More than any other enterprise software vendor, SAP has the capabilities and technologies to enable Social Protection agencies to start anywhere, go everywhere in their digital transformation program. Unlike monolithic applications, SAP’s modular architecture facilitates incremental modernisation in line with business priorities. And unlike pure CRM solutions, SAP for Social Protection offers an end-to-end platform that provides the opportunity for wholesale legacy replacement.
SAP’s approach is aligned to the principles of Service-Oriented Architecture (SOA), promoting flexibility and reuse through standard interfaces and loose coupling. Business-level interoperability is enabled through process orchestration, while technical integration is possible via SAP, industry standard and open standards technologies (including OData, RFC, SOAP, JMS and JDBC).
SAP for Social Protection components can be aligned to the aforementioned legacy modernisation strategies (or combinations of those strategies) as follows…
- SAP Master Data Management – A master data management solution for consolidating and synchronising data across heterogeneous systems. This component can be applied to consolidate circumstance data across programs, thereby delivering a single view of customer.
- SAP Replication Server – A solution for data integration and synchronisation, including real-time replication to SAP HANA. This component can be applied to enable a side car co-deployment model, thereby eliminating disruptive data replication.
- SAP Social Service Management – An industry solution built on SAP CRM and ERP, supporting the automation of Social Protection transactions from application to determination. This component can be applied to support integrated case management across social programs.
- SAP Decision Service Management – A framework for externalisation of business rules, including rules for eligibility and entitlement determination. This component can be applied to separate rules from code in support of dynamic social programs.
- SAP hybris – A platform enabling cross-channel customer engagement, incorporating master data management, product content management, application orchestration and mobile engagement. This component can be applied to deliver a personalised user experience for customers.
- SAP Fiori – The new UX for SAP solutions, built using SAP UI5 and designed to be role-based, responsive, simple, coherent and delightful. This component can be applied to deliver a consistent user experience for business users working across multiple social programs.
Between these and other components, SAP Process Orchestration enables automation and optimisation of intra- and inter-agency processes. The solution spans from simple workflows, through to integrated processes that cross application, organisation and geographic boundaries. The capabilities of SAP Process Orchestration extend to:
- Orchestration of SAP services (internal workflows);
- Orchestration between SAP and third party applications;
- The ability to define event, time-bound or message-dependency based workflow processes;
- The ability to monitor, log and trace messages and resend if necessary; and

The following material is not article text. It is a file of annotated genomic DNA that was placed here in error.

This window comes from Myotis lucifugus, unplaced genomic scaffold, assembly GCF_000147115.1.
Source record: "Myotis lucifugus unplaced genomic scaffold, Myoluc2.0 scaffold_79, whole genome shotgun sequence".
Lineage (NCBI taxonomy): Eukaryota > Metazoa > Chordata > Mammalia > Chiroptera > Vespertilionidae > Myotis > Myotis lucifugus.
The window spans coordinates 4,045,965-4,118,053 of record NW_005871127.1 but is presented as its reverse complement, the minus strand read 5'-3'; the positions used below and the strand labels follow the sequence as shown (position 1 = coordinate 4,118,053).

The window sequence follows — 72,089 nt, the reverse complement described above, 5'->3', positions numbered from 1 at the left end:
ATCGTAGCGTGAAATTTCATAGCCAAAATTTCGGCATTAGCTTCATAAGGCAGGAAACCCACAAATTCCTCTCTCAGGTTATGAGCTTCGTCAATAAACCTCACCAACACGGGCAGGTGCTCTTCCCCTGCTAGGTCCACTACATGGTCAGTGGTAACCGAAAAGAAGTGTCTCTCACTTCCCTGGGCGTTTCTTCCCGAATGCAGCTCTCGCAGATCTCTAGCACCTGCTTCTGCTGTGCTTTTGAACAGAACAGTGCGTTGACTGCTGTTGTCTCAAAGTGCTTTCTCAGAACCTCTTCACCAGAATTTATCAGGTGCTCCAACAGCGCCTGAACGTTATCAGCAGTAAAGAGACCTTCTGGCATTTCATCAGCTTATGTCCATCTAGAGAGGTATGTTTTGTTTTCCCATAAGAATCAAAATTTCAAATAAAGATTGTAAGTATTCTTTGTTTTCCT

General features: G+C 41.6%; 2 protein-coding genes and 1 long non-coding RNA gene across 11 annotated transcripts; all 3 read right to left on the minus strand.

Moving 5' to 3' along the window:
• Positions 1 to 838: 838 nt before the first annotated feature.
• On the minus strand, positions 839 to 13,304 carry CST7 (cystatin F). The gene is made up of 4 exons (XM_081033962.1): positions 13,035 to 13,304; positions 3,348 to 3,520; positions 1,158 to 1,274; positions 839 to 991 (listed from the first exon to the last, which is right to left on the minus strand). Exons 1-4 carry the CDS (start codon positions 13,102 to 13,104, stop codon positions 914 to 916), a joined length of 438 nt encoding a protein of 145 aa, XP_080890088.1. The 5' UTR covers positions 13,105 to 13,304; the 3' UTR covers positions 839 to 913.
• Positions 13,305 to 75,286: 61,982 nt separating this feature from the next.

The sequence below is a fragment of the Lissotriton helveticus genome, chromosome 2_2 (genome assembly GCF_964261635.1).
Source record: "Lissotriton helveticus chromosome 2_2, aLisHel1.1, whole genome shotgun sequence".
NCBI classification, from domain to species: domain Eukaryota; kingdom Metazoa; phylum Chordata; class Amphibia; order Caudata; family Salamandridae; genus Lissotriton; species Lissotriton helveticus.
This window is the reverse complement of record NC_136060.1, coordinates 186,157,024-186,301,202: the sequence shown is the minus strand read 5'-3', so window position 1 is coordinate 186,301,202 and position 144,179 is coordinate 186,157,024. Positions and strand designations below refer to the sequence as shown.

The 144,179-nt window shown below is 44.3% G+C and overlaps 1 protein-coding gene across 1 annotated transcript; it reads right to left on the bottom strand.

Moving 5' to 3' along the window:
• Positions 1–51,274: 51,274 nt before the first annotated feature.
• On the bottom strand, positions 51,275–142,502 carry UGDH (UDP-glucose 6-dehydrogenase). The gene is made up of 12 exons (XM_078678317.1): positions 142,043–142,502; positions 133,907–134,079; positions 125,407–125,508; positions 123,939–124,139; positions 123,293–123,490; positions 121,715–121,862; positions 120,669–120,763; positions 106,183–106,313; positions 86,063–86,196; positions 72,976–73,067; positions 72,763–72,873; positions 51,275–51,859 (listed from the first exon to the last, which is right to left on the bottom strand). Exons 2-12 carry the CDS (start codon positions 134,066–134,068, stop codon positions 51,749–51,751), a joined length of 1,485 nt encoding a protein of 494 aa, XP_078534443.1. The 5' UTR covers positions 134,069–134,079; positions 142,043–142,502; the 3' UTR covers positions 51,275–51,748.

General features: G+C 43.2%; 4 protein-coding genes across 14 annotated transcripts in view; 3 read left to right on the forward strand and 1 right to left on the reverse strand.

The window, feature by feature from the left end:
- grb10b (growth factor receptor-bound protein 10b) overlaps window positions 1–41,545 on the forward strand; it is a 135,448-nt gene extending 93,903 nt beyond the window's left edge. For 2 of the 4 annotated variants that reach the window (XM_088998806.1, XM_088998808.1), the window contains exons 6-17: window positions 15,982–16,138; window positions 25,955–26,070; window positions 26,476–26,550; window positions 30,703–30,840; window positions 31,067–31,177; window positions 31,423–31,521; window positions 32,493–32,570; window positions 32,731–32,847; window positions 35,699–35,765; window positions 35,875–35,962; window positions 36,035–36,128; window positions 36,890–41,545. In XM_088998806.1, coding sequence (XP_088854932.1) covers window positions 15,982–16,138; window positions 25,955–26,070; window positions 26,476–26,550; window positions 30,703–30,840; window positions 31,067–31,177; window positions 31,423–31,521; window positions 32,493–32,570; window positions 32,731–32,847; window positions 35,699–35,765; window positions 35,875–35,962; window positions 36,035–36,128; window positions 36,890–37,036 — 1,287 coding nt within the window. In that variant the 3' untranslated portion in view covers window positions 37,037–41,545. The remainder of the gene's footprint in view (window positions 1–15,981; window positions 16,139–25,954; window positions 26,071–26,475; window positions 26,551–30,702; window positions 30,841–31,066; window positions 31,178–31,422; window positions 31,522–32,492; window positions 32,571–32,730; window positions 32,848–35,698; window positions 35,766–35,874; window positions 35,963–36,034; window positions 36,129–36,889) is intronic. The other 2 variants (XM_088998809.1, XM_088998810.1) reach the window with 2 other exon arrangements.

- Support for a variety of message patterns (request-reply, request-delayed reply, fire-and-forget, synchronous and asynchronous).
SAP Process Orchestration is delivered using the following SAP products:
- SAP Business Process Management (BPM) – A configurable tool for modelling and managing business processes, enabling business and IT professionals to jointly compose executable processes using standard notation.
- SAP Process Integration (PI) – A configurable tool to choreograph the exchange of data between application components, enabling orchestration of business processes across system, organisation and geographical boundaries (as illustrated).
- SAP Business Rules Management (BRM) – A configurable tool for composing, externalising and managing business rules that support workflow automation.
SAP for Social Protection also offers a target platform for legacy modernisation – SAP HANA. While perhaps best known as an in-memory data platform, SAP HANA has also been designed to serve as a development platform for real-time applications.
SAP HANA capabilities include:
- Application Platform Services – The application platform services contained within SAP HANA simplify the development of real-time applications with a scalable web server, business rules and user interface library.
- Integration and Data Virtualisation Services – High volume data replication, event stream processing and smart data access enable real-time applications with high speed data provisioning for faster response and interactivity.
- Database and Data Processing Services – SAP HANA unifies end-to-end data processing with search, text, geospatial and predictive analytics on top of the in-memory columnar foundation, extending the benefit of redundancy and latency elimination to all data processing workloads.
Legacy modernisation is a foundational enabler of a digital government strategy and there are several viable approaches to achieving this objective. Whatever approach might be determined to be the most appropriate in a given circumstance, what is needed is a target platform that is both flexible enough to enable the agency to start anywhere and comprehensive enough to enable the agency to go everywhere in its legacy modernisation program. In particular, this includes the ability to address the challenges associated with backend consolidation, which is the key to legacy retirement and future savings. SAP for Social Protection provides such a platform.